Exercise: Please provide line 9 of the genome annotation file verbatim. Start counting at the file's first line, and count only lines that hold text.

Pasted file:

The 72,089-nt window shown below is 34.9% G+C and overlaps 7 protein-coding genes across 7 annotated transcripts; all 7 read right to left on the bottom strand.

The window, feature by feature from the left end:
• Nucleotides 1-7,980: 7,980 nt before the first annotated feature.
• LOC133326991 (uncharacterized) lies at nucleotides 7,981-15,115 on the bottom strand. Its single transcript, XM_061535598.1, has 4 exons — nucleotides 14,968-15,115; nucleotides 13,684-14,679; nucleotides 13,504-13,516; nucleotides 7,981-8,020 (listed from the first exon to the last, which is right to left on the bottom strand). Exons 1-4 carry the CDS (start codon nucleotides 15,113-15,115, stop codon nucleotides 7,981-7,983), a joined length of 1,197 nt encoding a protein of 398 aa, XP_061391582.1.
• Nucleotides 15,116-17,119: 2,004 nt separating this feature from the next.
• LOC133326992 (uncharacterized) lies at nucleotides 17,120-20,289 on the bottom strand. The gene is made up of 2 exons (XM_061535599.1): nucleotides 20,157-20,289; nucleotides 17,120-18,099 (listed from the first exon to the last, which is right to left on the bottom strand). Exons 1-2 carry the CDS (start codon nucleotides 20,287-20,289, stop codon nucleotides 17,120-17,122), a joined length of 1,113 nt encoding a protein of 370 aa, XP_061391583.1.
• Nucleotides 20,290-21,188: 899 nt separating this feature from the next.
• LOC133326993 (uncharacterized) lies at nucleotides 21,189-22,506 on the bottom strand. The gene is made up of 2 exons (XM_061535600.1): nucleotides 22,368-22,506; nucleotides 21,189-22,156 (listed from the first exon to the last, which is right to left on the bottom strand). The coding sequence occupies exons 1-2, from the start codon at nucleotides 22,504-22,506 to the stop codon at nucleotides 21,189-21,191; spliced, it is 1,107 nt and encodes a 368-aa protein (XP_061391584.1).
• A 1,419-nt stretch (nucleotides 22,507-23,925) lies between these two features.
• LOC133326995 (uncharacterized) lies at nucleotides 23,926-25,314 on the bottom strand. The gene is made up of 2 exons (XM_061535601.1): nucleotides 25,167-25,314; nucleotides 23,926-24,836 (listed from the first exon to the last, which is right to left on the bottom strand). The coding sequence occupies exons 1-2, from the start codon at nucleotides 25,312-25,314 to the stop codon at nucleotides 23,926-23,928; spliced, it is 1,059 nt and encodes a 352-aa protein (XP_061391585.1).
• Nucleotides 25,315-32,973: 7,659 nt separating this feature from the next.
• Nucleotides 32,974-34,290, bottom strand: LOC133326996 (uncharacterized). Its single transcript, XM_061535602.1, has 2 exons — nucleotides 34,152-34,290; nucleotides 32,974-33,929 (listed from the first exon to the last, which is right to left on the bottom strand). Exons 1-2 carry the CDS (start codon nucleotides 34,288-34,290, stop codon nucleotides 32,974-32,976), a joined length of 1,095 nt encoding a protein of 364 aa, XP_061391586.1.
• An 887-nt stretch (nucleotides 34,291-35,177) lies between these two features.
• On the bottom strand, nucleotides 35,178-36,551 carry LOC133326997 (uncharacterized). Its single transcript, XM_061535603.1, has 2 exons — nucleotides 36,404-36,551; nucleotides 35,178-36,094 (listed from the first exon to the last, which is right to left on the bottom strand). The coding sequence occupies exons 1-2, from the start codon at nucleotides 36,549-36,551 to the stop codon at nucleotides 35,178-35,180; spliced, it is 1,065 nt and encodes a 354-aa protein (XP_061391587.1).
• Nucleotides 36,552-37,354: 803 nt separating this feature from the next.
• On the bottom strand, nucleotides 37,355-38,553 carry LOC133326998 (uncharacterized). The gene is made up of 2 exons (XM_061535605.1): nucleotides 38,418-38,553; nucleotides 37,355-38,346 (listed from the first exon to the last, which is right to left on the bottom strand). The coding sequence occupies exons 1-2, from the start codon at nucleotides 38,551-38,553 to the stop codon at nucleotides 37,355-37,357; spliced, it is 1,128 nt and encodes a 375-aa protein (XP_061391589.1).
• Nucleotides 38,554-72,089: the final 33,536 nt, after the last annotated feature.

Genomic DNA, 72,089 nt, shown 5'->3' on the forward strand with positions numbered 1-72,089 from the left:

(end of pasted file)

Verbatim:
• A 1,419-nt stretch (nucleotides 22,507-23,925) lies between these two features.